Shared plumbing between laundry room and bathroom - trouble?

Discussion in 'Plumbing Forum' started by jmyyz, Nov 11, 2009.

  1. Nov 11, 2009 #1

    jmyyz

    jmyyz

    jmyyz

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    Hi,

    The house I've recently moved into has a laundry room set up next to a bathroom on the second floor. Because the house is about 100 years old, it's obvious that the water inlets and drains are retrofits but since all piping is behind walls, I can't say much else from appearance.

    However, when one flushes the toilet in the washroom, you can hear the trap in the laundry room gurgle and there's an obvious pressure change when the water is running one room and then turned on in the other room. So clearly, these two rooms share the same plumbing in one form or another.

    My new concern is that I just installed a new washing machine and noticed that when the toilet is flushed or the water is run in the bathroom, the water hoses into the washing machine jostle a little (even if the machine is not running) as if some water or pressure is being pulled from the hoses in order to run the toilet or bathroom sink. Is this normal? Can it damage the washing machine?

    Also, while the whole house has great water pressure (including the washing machine inlets) the connected bathroom has pretty poor pressure.

    Having looked at some of the other changes that the previous owners made to this house, I would imagine that the piping retrofit was a bit of a DIY hack job and I would like to correct it if possible (and assuming it's actually a problem). Is there anything you can suggest as a fix (again assuming one is needed) that would be possible for a plumbing novice like myself? If it's at all possible to fix this problem without bringing down a wall that too would be nice.

    Thanks in advance for your help.
     
  2. Nov 12, 2009 #2

    travelover

    travelover

    travelover

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    Where are the pipes run? If in a basement or crawl space, it would be pretty simple to just run a new line from the source to the bathroom. It may have some partially clogged old galvanized pipe connections to the bath. Hard to know until you can see the pipes.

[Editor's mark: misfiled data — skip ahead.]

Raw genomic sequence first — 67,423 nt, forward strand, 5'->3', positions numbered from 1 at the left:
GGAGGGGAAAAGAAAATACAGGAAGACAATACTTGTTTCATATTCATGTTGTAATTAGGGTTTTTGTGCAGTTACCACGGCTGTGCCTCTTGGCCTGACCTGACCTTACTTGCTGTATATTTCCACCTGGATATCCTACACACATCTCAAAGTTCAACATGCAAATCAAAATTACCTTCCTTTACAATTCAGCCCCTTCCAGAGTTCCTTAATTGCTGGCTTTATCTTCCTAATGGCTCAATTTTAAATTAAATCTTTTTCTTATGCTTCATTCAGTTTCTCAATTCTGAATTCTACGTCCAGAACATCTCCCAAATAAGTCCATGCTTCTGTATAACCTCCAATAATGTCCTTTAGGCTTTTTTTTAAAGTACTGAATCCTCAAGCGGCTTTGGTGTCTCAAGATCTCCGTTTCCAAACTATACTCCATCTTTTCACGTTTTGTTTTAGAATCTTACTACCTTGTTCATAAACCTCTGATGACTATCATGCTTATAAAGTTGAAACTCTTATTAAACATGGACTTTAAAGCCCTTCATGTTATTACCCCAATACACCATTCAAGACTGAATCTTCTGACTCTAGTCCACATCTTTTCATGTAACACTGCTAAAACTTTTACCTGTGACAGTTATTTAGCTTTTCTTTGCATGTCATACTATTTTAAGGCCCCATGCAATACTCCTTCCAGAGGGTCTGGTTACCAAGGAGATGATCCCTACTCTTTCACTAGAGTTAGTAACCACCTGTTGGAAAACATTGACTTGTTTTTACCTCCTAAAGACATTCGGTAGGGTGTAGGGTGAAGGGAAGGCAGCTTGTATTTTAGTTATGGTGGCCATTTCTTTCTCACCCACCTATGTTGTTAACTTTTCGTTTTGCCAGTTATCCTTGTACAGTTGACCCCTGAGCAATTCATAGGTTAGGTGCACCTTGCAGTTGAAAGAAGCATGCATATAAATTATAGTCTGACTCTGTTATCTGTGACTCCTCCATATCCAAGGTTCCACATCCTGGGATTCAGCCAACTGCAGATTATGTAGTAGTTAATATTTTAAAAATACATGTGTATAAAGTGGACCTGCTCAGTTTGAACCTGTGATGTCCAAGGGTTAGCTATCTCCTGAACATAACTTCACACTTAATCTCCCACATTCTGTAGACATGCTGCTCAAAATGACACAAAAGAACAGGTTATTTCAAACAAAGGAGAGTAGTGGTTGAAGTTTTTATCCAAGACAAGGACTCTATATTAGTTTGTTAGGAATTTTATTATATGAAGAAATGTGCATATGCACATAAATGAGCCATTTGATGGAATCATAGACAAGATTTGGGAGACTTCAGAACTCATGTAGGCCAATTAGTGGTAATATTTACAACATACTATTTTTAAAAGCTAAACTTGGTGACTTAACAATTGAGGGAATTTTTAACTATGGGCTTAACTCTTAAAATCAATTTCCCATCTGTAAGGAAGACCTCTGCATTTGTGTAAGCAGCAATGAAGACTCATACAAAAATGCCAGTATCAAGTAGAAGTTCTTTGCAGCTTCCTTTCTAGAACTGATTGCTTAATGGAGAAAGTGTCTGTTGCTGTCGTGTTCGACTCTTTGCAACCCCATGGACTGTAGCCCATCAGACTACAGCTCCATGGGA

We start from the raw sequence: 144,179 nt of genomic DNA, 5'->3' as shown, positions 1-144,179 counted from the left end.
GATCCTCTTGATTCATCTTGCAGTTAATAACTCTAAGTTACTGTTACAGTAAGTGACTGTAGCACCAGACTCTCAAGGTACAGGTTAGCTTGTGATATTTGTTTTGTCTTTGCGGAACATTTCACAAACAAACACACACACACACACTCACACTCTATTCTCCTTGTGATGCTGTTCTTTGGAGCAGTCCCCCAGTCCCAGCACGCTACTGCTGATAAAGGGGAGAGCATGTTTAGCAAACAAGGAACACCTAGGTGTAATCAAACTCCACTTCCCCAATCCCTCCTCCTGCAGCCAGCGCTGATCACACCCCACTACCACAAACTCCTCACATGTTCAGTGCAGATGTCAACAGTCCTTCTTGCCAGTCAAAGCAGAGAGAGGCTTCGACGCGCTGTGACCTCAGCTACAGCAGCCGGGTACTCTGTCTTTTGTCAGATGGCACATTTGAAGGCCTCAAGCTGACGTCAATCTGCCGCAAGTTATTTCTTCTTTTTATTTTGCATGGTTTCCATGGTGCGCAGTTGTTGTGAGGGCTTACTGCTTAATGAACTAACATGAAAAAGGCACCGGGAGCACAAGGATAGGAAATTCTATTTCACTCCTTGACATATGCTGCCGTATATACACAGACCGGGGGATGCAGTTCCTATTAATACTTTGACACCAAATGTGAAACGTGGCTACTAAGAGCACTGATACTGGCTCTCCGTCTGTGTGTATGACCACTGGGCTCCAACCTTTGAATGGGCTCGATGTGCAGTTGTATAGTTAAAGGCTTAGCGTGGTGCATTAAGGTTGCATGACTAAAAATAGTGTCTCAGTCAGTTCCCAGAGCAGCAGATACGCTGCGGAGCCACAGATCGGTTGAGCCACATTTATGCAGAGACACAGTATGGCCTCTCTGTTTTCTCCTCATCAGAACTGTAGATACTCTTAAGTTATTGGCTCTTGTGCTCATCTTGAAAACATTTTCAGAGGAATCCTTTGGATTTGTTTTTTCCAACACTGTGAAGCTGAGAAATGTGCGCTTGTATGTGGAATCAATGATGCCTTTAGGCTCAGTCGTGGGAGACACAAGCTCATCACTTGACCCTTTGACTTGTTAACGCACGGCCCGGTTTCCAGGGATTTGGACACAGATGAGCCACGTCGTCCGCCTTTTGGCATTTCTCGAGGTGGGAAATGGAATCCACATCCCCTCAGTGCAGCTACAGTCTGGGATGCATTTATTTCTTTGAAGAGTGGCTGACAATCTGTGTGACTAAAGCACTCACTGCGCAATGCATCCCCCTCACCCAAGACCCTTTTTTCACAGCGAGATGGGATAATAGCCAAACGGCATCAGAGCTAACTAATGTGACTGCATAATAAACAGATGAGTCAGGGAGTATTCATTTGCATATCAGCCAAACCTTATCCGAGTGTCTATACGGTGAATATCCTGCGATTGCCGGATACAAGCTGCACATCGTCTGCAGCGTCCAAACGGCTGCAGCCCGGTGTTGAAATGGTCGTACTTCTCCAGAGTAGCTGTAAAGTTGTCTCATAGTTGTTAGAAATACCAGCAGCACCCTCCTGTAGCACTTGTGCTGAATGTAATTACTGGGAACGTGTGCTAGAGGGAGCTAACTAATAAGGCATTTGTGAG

The main concern with washing machines is that the hoses rot over time and can burst from excessive pressure. If they are in good shape I wouldn't worry. If old, I'd replace them.
     
  3. Nov 12, 2009 #3

    jmyyz

    jmyyz

    jmyyz

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    Thanks for the reply. The washing machine hoses are new so that doesn't seem to be a problem.

    I'm sorry to be persistent but I really don't know, is there nothing wrong with the fact that the trap in the laundry room gurgles whenever the toilet is flushed in the bathroom or the shower is running?

    EDIT:With some additional reading, I think what the problem is is that using the water in the bathroom syphons of some of the water from the trap in the laundry room (did I mention that I've got a pretty bad smell coming from the drain pipe in the laundry room?). I also believe through my reading that this may be related to poor venting - either a blocked vent or improperly installed piping that did not include venting.

    Does this ring true to anyone with plumbing knowledge? Is there any other information I can provide to help with the diagnosis?

    If anyone does know of an appropriate fix - again preferably without having to open up the wall, please do let me know.

    Thanks
     
    Last edited: Nov 12, 2009
  4. Nov 12, 2009 #4

    Blue Jay

    Blue Jay

    Blue Jay

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    Sounds like a plugged or no vent on the drain line so the washer drain is acting as a vent and the water is being pulled out of the trap, hence the smell.
     
  5. Nov 12, 2009 #5

    jmyyz

    jmyyz

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    Assuming no vent, what can I do?

    Assuming plugged vent, what's the best way to fix this problem?
     
  6. Nov 13, 2009 #6

    travelover

    travelover

    travelover

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    Go up on the roof and see if the vent stack exits over the toilet area. If it does, you can run a drain snake (rent it) down the stack. If there is no stack, it is a fairly big job to add one as you'll have to attach to the drain line.

    You might be able to add one of these:

    Auto vents and automatic home sewer vents

    if your local codes allow it.
     
  7. Nov 13, 2009 #7

    Blue Jay

    Blue Jay

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    Since you said this is 2nd floor I would go into the attic should not be too hard to figure out the area of bath and laundry if it is vented you would find the vent pipe coming up and out thru the roof. If no vent pipe you would need to open up the wall and install one, if pipe present then the drain snake would be the thing to try.
    Good luck
     

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